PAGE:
HPLC

Developing HPLC Methods

Column Screening: The Ascentis & Discovery Method Development “Tool Kit”
Choosing an Ascentis or Discovery Phase
Selecting the Right Buffer
Guidelines for Preparing Mobile Phases


Column Screening: The Ascentis & Discovery Method Development back to top
“Tool Kit”  

We recommend every HPLC method developer have these four columns in their arsenal.

  • Ascentis C18 – Classic C18 selectivity will achieve most reversed-phase separations
  • Ascentis RP-Amide – For enhanced retention and performance of polar compounds, especially bases (uncharged) and compounds with H-bond potential
  • Ascentis Phenyl – For enhanced retention and performance of polar compounds, especially ring systems, dipoles, and nitroaromatics
  • Discovery HS F5 – For enhanced retention and performance of polar compounds, especially bases (charged) and when the sample contains a mixture of non-polar and polar compounds

Simply screen these four columns in your desired mobile phase, using your preferred column.


Choosing an Ascentis or Discovery Phase Based on Compound Class back to top
and Separation Challenge or Objective  

Typically, Ascentis C18 is the first choice for starting a new method. However, when a C18 doesn’t give the desired separation or your sample contains compounds that are known to be difficult to retain or resolve on a C18, consider changing the stationary phase. The range of selectivity provided by Ascentis and Discovery phases makes this easy. The flow chart below helps guide the selection of Ascentis or Discovery phase based on the particular compound type or separation challenge.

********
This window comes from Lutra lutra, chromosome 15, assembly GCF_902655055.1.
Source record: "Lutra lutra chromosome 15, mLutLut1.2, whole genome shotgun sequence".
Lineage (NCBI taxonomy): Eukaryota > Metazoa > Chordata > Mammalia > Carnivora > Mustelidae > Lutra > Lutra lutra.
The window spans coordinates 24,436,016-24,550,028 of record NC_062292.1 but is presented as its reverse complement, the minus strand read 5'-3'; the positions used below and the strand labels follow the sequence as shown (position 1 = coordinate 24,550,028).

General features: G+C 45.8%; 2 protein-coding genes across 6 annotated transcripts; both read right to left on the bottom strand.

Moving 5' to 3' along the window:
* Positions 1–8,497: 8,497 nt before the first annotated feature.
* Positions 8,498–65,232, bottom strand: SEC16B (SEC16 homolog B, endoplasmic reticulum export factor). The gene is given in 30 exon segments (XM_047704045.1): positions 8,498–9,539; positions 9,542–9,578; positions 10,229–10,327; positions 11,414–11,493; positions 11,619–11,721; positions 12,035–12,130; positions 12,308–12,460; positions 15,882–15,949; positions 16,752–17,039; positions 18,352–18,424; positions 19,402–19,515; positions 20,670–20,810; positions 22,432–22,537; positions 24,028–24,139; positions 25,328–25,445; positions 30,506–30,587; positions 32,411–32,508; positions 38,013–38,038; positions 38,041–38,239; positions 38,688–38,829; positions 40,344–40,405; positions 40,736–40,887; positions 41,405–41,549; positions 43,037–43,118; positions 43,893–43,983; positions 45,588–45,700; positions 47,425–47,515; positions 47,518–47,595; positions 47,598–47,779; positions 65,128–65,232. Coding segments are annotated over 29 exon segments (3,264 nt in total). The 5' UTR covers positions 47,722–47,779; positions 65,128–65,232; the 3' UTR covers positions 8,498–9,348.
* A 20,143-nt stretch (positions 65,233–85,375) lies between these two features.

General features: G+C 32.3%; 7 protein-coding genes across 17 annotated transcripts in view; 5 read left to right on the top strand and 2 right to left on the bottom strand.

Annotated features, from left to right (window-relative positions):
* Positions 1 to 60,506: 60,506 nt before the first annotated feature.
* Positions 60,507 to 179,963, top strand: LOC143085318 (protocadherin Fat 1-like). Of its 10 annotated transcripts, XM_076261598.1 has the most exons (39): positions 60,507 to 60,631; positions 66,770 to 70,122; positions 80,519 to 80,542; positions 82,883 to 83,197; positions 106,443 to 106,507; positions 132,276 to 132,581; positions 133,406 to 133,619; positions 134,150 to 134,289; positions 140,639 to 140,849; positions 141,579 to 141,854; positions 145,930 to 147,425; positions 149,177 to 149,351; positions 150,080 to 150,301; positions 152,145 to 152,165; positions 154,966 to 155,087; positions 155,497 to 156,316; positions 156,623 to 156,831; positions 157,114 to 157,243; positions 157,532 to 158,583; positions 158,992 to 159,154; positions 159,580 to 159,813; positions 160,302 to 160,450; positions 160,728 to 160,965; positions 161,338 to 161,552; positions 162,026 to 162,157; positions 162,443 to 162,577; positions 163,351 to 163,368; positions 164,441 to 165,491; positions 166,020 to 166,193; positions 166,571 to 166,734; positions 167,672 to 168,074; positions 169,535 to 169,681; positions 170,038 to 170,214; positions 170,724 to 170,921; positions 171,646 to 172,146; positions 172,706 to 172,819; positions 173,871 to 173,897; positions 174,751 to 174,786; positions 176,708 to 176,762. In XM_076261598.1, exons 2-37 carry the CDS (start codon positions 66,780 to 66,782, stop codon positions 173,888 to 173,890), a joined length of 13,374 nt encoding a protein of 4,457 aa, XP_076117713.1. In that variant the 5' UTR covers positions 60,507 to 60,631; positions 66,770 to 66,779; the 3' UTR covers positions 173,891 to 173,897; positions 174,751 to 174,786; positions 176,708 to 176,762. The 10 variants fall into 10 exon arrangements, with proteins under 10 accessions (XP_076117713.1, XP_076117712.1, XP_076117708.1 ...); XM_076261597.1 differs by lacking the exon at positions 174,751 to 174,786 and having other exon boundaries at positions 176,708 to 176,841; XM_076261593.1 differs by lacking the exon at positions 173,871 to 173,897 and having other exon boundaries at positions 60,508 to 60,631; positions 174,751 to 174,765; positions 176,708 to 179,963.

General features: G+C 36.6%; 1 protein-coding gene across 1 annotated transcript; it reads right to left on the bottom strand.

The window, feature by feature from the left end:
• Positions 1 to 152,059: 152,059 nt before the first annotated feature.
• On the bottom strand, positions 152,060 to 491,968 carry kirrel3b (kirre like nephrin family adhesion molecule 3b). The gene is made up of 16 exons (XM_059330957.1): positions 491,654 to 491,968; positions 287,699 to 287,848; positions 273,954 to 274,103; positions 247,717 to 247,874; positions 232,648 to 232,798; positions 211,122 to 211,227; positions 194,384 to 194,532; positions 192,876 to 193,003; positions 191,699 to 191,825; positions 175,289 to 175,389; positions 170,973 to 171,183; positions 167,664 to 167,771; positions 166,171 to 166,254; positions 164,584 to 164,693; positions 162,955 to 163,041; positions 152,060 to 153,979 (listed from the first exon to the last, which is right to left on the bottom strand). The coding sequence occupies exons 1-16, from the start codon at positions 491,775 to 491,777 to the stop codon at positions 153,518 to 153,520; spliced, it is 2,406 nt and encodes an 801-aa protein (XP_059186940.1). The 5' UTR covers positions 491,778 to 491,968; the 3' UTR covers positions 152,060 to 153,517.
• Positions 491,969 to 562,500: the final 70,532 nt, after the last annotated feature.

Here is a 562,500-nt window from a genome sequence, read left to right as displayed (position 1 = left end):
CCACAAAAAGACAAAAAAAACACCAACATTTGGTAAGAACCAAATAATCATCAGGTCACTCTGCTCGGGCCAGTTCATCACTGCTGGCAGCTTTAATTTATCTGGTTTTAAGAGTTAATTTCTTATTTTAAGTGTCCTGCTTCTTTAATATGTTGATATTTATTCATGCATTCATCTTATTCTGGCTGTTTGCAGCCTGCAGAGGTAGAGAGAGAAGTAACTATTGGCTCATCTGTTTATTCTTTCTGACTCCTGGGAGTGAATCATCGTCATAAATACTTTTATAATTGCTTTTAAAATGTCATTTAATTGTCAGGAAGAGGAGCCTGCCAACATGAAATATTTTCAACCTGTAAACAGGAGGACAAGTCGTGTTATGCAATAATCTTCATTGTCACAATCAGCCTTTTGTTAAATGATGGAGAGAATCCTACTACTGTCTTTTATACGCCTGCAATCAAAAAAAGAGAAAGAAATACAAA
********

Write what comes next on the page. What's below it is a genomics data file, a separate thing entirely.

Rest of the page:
The column selection guide below gives recommendations for improving retention or resolution, based on compound class and separation challenge on C18.
Analyte Type Observation on C18   Recommendation
Non-Polar Compounds Too Much Retention Ascentis C8
Polar & Non-Polar
Compounds
Poor Peak Spacing Discovery HS F5
Polar Compounds Retention Too Short or Inadequate Separation Basic Compounds Charged
Uncharged     Ascentis RP-Amide
H-Bonding Phenolic, Acidic or Hydrated Compounds
π Electron-Acceptors Ascentis Phenyl
Nitro-Aromatics, Hetero-aromatics
Strong Dipoles
π Electron-Donors Discovery HS F5
Poor Peak Shape Basic Compounds Ascentis RP-Amide
Very Polar Compounds Not Enough RP Retention, LC-MS (HILIC Mode) Ascentis Siica
Geometric Isomers Not Enough Separation (Normal Phase)
(Reversed-Phase) Discovery HS F5


Selecting the Right Buffer back to top

A partial list of common buffers and their corresponding useful pH range is supplied. Perhaps the most common buffer in HPLC is the phosphate ion. Although, with the growth of LC-MS, volatile buffers such as TFA, acetate, formate, and ammonia are becoming more frequently used. Remember, the purpose of a buffer in the mobile phase is to inhibit a pH change in the mobile phase after the introduction of a sample. When developing a method, it is important to select a mobile phase with a final pH at least one pH unit away from any analytes pK value. As a rule of thumb, one should work within a ±1 pH unit of the buffer pKa. Typical buffer concentrations for HPLC tend to be 10-100 millimolar level.

Buffer  pKa @ 25 °C   Useful pH Range 
Trifluoroacetic acid (TFA)   0.5 <1.5
Phosphate 1 2.1 1.1 - 3.1
Formate 3.8 2.8 - 4.8
Acetate 4.8 3.8 - 5.8
Phosphate 2 7.2 6.2 - 8.2
Ammonia 9.2 8.2 - 10.2
Phosphate 3 12.3 11.3 - 13.3


Guidelines for Preparing Mobile Phases back to top

 

It should be understood that slight variations in pH and buffer concentration could have a dramatic affect on the chromatographic process; consistent and specific techniques should be a regular practice in the preparation of mobile phases. A common practice is to place a sufficient amount of pure water into a volumetric flask and add an accurate amount of buffer. The pH of the solution should be adjusted, if necessary, and then dilute to final volume of water prior to adding or blending of organic solvents. Then, add a volumetrically measured amount of organic solvent to obtain the final mobile phase. Thorough blending, degassing, and filtering prior to use is also recommended.

To view a listing of suitable HPLC and LC-MS additives and solvents, visit sigma-aldrich.com/lc-ms-solvents 

Additional Topics:

Harnessing the Power of Chromatographic Selectivity

Functionalized Stationary Phases for Alternate Selectivity